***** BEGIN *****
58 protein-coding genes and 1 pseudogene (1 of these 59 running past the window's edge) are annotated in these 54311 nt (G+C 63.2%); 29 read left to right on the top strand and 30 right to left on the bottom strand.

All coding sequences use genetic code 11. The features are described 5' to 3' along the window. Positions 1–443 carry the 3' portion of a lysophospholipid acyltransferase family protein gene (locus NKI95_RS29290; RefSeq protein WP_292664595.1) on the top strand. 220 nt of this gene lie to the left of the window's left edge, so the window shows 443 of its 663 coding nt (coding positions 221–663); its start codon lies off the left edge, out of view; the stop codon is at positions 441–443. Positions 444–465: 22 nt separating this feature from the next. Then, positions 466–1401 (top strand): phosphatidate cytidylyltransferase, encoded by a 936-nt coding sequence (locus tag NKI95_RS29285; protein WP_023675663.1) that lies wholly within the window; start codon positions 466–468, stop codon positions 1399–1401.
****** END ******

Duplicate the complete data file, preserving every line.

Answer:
58 protein-coding genes and 1 pseudogene (1 of these 59 running past the window's edge) are annotated in these 54311 nt (G+C 63.2%); 29 read left to right on the top strand and 30 right to left on the bottom strand.

All coding sequences use genetic code 11. The features are described 5' to 3' along the window. Positions 1–443 carry the 3' portion of a lysophospholipid acyltransferase family protein gene (locus NKI95_RS29290; RefSeq protein WP_292664595.1) on the top strand. 220 nt of this gene lie to the left of the window's left edge, so the window shows 443 of its 663 coding nt (coding positions 221–663); its start codon lies off the left edge, out of view; the stop codon is at positions 441–443. Positions 444–465: 22 nt separating this feature from the next. Then, positions 466–1401 (top strand): phosphatidate cytidylyltransferase, encoded by a 936-nt coding sequence (locus tag NKI95_RS29285; protein WP_023675663.1) that lies wholly within the window; start codon positions 466–468, stop codon positions 1399–1401.